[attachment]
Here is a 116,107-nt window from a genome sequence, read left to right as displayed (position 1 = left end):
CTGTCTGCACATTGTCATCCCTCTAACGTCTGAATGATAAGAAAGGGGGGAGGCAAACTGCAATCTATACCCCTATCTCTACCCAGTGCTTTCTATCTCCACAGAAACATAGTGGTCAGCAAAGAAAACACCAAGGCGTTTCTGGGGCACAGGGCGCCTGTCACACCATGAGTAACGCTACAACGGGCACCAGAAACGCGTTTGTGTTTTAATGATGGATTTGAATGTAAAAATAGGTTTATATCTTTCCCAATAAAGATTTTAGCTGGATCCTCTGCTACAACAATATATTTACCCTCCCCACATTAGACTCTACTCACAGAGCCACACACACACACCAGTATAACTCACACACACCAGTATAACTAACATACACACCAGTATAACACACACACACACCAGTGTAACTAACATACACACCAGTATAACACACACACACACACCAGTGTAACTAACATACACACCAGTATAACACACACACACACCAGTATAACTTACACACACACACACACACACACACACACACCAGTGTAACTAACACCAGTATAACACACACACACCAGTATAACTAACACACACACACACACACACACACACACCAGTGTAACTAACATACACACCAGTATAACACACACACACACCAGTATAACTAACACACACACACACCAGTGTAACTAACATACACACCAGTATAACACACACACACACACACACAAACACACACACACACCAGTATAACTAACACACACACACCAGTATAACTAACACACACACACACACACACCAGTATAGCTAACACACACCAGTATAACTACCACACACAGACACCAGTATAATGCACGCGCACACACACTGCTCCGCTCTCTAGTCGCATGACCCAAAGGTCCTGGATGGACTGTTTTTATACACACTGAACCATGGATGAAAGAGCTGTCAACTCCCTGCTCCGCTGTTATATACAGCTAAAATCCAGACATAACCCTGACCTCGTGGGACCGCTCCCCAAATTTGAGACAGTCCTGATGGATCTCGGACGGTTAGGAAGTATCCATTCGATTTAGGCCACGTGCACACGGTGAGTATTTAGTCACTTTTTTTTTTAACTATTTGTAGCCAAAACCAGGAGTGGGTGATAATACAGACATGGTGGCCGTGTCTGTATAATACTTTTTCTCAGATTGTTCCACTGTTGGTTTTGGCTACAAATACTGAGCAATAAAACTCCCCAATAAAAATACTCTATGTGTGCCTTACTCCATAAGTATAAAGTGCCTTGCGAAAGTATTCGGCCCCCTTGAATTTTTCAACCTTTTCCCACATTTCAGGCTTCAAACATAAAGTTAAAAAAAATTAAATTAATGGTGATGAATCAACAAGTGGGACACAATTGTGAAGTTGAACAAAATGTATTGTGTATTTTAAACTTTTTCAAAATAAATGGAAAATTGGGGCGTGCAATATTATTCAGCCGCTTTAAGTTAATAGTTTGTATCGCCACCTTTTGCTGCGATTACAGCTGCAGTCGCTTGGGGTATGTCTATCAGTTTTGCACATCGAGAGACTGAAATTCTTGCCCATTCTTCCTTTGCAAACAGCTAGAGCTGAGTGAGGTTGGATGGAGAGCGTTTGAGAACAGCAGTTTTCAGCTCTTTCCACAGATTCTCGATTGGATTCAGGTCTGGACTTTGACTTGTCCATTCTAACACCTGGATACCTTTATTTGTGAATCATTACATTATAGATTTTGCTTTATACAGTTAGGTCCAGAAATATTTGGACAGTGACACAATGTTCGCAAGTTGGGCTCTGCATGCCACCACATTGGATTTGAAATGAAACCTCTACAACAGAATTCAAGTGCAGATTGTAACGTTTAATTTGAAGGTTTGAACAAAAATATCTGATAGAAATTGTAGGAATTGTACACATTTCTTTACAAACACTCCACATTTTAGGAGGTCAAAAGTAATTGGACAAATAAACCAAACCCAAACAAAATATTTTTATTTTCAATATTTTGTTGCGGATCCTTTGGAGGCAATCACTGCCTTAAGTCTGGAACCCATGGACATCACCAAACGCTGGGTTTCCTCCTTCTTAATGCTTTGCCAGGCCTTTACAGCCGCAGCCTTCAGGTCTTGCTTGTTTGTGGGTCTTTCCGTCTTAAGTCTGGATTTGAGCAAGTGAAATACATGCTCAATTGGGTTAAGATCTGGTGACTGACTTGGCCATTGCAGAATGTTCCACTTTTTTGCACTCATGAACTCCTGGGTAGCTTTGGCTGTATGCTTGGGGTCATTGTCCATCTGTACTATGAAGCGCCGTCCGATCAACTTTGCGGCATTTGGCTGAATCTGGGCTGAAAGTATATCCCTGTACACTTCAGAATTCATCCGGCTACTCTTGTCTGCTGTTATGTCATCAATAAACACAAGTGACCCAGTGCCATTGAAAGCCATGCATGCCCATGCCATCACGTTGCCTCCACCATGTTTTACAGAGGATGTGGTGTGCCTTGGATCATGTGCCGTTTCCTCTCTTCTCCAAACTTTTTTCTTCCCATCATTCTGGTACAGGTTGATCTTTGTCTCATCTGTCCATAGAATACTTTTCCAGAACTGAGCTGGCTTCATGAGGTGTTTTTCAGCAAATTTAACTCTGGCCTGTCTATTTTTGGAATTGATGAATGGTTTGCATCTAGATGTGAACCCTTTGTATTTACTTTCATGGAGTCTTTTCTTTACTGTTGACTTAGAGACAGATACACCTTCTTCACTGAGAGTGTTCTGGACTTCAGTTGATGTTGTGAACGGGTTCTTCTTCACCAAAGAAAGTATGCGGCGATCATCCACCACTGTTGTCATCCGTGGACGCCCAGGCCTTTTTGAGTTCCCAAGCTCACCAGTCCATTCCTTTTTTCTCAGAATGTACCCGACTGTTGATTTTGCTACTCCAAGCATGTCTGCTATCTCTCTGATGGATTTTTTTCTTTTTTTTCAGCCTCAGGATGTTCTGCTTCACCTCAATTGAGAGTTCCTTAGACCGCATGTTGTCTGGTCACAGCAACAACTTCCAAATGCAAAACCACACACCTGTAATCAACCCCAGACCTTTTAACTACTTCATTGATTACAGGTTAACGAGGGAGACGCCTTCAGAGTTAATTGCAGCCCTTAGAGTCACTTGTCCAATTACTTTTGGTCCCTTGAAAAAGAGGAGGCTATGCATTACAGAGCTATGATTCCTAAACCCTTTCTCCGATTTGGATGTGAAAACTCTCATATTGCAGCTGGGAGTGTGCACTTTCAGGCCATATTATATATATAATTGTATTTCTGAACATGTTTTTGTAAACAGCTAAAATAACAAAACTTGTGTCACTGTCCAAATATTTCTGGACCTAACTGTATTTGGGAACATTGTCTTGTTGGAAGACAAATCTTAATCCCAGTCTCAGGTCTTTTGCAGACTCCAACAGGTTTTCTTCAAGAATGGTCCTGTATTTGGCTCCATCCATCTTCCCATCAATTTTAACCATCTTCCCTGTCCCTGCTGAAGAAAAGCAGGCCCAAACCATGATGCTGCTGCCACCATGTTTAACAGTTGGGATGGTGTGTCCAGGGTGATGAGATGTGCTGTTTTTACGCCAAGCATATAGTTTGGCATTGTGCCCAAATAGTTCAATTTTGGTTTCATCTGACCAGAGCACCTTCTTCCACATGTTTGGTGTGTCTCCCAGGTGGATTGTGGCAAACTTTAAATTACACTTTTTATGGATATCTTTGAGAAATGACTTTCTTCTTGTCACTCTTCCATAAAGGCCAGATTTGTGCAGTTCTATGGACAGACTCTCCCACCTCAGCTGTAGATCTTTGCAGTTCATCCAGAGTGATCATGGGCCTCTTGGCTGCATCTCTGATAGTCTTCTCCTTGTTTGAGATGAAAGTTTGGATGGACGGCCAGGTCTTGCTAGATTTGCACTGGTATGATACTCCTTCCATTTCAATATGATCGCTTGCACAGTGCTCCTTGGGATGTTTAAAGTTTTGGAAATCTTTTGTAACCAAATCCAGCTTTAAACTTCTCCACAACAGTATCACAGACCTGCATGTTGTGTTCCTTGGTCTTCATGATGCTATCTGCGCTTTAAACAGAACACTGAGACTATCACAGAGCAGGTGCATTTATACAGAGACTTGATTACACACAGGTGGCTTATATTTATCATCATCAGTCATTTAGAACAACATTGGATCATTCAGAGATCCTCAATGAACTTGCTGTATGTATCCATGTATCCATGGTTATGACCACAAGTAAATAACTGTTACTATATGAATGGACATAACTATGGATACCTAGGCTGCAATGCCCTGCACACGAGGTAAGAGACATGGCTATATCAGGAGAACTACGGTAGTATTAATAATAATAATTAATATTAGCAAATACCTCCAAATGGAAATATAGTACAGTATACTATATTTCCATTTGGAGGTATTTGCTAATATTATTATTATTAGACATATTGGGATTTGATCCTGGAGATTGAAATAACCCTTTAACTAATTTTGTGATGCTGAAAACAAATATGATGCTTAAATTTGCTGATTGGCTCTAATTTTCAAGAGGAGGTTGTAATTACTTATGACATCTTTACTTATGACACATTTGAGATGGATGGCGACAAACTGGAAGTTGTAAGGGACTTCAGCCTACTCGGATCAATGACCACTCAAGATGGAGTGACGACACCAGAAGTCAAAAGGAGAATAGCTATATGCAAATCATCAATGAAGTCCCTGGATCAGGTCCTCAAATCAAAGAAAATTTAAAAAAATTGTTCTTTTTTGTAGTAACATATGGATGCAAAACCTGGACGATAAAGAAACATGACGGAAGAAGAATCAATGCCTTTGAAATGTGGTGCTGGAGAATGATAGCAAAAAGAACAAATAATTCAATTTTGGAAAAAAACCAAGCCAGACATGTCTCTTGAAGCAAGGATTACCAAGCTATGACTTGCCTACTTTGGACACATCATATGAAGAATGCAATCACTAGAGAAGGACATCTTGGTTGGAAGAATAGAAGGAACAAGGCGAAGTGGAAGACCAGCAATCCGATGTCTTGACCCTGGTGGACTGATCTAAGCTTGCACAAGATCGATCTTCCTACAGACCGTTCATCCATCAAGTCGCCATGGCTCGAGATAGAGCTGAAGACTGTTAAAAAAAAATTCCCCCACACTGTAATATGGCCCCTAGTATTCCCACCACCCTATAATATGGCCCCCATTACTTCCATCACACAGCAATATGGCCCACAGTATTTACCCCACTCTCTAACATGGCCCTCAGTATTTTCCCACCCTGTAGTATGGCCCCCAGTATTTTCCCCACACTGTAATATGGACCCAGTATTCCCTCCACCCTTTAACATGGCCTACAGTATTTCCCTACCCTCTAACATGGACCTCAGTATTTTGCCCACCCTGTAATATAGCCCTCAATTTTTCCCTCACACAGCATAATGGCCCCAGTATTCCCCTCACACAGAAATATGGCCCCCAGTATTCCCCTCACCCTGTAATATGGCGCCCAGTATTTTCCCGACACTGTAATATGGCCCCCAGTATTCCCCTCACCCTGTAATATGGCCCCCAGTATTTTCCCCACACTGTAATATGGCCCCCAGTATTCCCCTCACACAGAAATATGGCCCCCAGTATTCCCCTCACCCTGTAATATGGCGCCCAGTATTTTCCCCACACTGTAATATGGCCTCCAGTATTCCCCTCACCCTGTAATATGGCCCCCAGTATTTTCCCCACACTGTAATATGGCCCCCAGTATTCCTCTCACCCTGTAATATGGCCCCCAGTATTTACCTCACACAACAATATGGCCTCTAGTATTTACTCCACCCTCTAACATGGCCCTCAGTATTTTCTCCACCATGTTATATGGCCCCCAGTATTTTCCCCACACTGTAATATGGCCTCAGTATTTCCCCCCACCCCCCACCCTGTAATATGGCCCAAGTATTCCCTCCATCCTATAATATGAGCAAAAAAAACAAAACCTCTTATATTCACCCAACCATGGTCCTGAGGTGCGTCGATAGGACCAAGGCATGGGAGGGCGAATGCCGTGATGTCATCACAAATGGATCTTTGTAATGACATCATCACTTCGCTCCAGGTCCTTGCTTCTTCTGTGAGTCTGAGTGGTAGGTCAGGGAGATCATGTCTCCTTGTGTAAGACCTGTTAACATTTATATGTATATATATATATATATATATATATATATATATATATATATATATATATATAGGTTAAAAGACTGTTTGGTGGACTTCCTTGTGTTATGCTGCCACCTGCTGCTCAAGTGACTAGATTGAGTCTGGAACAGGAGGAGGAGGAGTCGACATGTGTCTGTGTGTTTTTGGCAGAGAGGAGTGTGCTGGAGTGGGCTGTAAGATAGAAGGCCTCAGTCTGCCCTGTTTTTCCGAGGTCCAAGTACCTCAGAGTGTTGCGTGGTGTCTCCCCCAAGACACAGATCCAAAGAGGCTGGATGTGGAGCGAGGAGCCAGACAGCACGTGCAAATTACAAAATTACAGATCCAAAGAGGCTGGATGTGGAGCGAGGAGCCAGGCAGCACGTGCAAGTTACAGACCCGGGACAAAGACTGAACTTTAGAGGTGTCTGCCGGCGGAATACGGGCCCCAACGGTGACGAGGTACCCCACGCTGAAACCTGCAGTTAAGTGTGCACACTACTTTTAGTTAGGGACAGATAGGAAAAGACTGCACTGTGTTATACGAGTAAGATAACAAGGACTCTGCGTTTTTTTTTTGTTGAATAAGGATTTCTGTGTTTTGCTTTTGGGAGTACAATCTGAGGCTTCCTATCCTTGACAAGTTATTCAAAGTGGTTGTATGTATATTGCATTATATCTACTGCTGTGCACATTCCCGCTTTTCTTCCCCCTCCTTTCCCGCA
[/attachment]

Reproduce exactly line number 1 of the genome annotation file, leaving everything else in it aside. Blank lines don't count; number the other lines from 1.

Here is a 116,107-nt window from a genome sequence, read left to right as displayed (position 1 = left end):